“The universities are being run by woke activists who are completely opposed to the open and honest discussion of ideas on campus.”
Widdowson was fired from Mount Royal in late 2021 amid controversy over comments she made lauding the educational benefits of Canada’s residential school system while questioning whether abuses at the schools against Indigenous children equated to “cultural genocide,” as described in the final report of the Truth and Reconciliation Commission of Canada.
Widdowson was invited by a professor to speak Wednesday and the University of Lethbridge granted space for the event.
About 2,500 students signed a petition pushing back on the university for hosting the speech.
University president Mike Mahon, as late as last Thursday, defended the decision to host Widdowson, citing free speech even if the university did not agree with her views.
However, on Monday, Mahon said after further consultation the offer of space was revoked because Widdowson’s views would not advance the residential schools discussion and would cause harm by minimizing the pain and suffering inflicted on First Nations children and families.
“It is clear that the harm associated with this talk is an impediment to meaningful reconciliation,” said Mahon in a statement.
Widdowson said she plans to deliver her speech in a public atrium on the campus Wednesday afternoon and has challenged school security to toss her out.
“I’ve never denied the harm of the residential schools,” she told The Canadian Press.
“People are distorting what I’m saying about it. My issue is residential schools were not genocidal. (They) were a misguided effort which often had serious problems.”
“I’ve been branded as some kind of hate monger,” she added. “I’m just arguing if we want to create a better world for everyone, a more co-operative world, we have to be able to speak truthfully about issues that matter.”
Opposition NDP Leader Rachel Notley said Nicolaides is being distressingly tone-deaf and needs to reconsider his statements.
“The idea of having someone come and speak at the university … to a student body that consists of many Indigenous students about how they somehow benefited from residential schools is deeply troubling to me,” Notley told reporters.
“That the (United Conservative Party government) doesn’t understand how incredibly hurtful those ideas are to huge swaths of the Alberta population reveals their lack of understanding about the real experiences and traumas that treaty people in Alberta have been subjected to.”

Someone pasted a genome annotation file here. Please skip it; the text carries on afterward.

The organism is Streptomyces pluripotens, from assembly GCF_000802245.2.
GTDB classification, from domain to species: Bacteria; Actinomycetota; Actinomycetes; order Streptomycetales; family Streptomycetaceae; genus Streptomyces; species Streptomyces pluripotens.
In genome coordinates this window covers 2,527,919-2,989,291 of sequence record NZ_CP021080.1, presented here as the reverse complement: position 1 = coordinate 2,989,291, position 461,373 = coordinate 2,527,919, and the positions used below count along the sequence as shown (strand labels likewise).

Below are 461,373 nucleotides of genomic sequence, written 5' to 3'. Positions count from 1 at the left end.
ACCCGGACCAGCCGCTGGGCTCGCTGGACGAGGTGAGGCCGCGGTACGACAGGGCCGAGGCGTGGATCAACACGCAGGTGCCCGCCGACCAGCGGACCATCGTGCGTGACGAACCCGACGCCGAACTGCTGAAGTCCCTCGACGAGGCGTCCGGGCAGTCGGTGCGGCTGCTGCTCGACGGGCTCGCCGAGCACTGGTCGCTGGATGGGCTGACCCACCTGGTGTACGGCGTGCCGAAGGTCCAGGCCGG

This report by The Canadian Press was first published Jan. 31, 2023.
Alberta landowners fear repeat of orphan well crisis as renewable energy booms
By Amanda Stephenson in Calgary
Once bitten, twice shy.
It’s an old adage that explains why Jason Schneider, the elected reeve of Vulcan County, Alta., is jittery about the renewable energy boom under way in his province.
Like many in rural Alberta, Schneider is still smarting over the way municipalities were left holding the bag when an oil price crash nearly a decade ago resulted in billions of dollars of unfunded liabilities left behind by bankrupt fossil fuel companies.
In Vulcan County alone, the landscape is littered with hundreds of wells with no owners that need to be cleaned up, and the municipality itself is owed more than $9 million in back taxes left unpaid by insolvent oil and gas firms.
So Schneider has a hard time looking at acre upon acre of massive wind turbines or solar panels without fearing a repeat of Alberta’s orphan well crisis, or wondering who’s going to fix everything if something goes wrong.
“These are large industrial developments, and the reclamation costs are going to be substantial,” he said.
“We can see the warning signs, and we are being ignored.”
Across rural Alberta, concerns are growing about the long-term implications of the province’s renewable energy boom — the speed and scale of which has been nothing short of stunning.
A province that not that long ago was largely reliant on coal for electricity, Alberta is now home to more than 3,800 MW of wind and solar capacity, 1,350 of which came online in just the last 12 months. An additional 1,800 MW of capacity is currently under construction, putting the province on track to meet or exceed the target it set in 2016 to generate 30 per cent of its total electricity from renewable sources by 2030.
In Schneider’s Vulcan County, which is home to both the country’s largest solar farm and one of Western Canada’s largest wind farms, renewable energy developments now account for more than 40 per cent of the local tax base, displacing oil and gas as the number one source of revenue for the local municipal government.
But while many in rural Alberta welcome the economic activity, and farmers and ranchers enjoy the extra income that playing host to solar panels or wind turbines can bring, others are sounding the alarm.